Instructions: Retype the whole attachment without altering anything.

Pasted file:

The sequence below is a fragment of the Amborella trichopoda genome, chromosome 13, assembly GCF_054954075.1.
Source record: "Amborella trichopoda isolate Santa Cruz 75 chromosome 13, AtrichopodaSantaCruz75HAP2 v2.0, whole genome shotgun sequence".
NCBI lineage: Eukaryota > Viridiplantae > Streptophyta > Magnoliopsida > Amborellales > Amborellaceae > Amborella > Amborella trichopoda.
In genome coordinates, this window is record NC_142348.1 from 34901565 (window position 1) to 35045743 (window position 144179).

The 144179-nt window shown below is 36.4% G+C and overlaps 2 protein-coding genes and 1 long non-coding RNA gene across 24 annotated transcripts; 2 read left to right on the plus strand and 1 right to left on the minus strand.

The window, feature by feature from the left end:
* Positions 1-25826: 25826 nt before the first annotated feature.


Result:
The sequence below is a fragment of the Amborella trichopoda genome, chromosome 13, assembly GCF_054954075.1.
Source record: "Amborella trichopoda isolate Santa Cruz 75 chromosome 13, AtrichopodaSantaCruz75HAP2 v2.0, whole genome shotgun sequence".
NCBI lineage: Eukaryota > Viridiplantae > Streptophyta > Magnoliopsida > Amborellales > Amborellaceae > Amborella > Amborella trichopoda.
In genome coordinates, this window is record NC_142348.1 from 34901565 (window position 1) to 35045743 (window position 144179).

The 144179-nt window shown below is 36.4% G+C and overlaps 2 protein-coding genes and 1 long non-coding RNA gene across 24 annotated transcripts; 2 read left to right on the plus strand and 1 right to left on the minus strand.

The window, feature by feature from the left end:
* Positions 1-25826: 25826 nt before the first annotated feature.